It should also be noted that appellant only suffered minimal confinement in this case, actually only 50 days. Appellant was actually confined on three separate occasions which are indicated in the margin.9 The first confinement was from March 2, 1967 until March 16, 1967 when he was confined for 14 days on the charges made by the indictment in this case.


On March 16, 1967 he was released on his $1,000 personal bond. He continued free on bond until September 28, 1967 when he was arrested a second time as the suspect in a number of other offenses involving alleged robbery and rape. He continued in confinement on these other charges until February 12, 196910 when when he was granted a work release in this case.


Thereafter he was free on work release until June 10, 1969 when he was arrested on another rape charge and confined for a third time. This confinement continued until September 3, 1969 (85 days) when he was tried and convicted of this offense. During this period he was only confined on this case from the end of the trial on No. 1409-67 which occurred on June 29, 1969 until September 3, 1969 when the trial began on No. 471-67. Thus most of his incarceration was on other offenses.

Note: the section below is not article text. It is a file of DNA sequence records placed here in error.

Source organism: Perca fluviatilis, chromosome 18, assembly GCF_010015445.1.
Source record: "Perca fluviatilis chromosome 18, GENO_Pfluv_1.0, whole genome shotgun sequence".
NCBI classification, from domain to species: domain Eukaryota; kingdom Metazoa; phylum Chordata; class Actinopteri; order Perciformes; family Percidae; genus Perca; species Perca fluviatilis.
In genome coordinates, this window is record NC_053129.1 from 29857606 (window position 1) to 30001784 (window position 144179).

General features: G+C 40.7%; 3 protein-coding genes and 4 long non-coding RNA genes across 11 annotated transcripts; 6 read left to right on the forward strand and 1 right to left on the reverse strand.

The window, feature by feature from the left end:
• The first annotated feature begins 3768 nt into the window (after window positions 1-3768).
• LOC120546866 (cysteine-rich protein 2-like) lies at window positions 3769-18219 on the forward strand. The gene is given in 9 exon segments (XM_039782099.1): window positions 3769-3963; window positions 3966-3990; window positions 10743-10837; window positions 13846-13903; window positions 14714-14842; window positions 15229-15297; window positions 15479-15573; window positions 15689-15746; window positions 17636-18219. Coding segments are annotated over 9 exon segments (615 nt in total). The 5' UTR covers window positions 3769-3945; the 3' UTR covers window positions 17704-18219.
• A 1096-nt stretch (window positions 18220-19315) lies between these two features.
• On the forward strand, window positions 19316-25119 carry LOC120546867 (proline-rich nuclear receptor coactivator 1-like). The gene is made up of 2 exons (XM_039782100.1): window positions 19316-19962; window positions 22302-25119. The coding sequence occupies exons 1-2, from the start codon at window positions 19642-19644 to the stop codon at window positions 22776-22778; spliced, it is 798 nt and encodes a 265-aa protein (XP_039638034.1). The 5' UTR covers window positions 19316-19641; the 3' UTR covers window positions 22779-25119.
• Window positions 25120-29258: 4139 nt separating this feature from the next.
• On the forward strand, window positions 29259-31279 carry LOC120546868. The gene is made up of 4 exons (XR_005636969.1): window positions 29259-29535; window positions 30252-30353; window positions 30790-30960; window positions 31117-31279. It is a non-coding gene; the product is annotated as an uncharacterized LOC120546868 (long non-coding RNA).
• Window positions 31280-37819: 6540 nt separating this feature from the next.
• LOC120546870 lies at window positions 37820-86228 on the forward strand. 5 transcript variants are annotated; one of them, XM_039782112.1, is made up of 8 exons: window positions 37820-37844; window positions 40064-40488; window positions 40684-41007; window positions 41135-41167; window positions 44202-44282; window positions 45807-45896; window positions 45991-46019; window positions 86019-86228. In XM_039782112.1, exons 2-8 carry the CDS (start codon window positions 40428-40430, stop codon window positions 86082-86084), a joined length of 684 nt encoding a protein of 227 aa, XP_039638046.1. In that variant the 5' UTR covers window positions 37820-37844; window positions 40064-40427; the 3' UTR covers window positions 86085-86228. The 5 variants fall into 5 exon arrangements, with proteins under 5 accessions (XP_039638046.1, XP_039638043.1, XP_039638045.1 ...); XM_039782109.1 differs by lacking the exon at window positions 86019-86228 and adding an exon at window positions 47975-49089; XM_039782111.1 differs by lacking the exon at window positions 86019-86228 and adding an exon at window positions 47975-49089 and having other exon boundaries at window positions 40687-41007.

Appellant also directly caused total delay of 284 days (or 220 days if we exclude the 64 days from May 15, 1969 to September 3, 1969) through motions for continuances.11 These occurred in the two periods (II and III) between February 20, 1968 and September 3, 1969, a total of 560 days. During these two periods (II and III) appellant was tried seven times, with an average disposal time of 80 days a case. However, since 284 (or 220) days were not attributal to the Government, it means that the seven cases were disposed of in 276 (or 336) days that the Government should account for although many factors which caused delay during this period were not for its exclusive benefit. This figure is further reduced by the 29 actual days of trial to 247 (or 307) days. This would leave an average of 41 (or 49) days between trials of which 29 (or 35) would be working days (exclusive of weekends). It is submitted that disposing of seven cases involving major trials at that rate does not involve any unreasonable delay. After all, appellant did have to be tried on seven cases, not just one. And these trials required an untainted jury and both defense counsel and the Government required some time between trials for preparation.12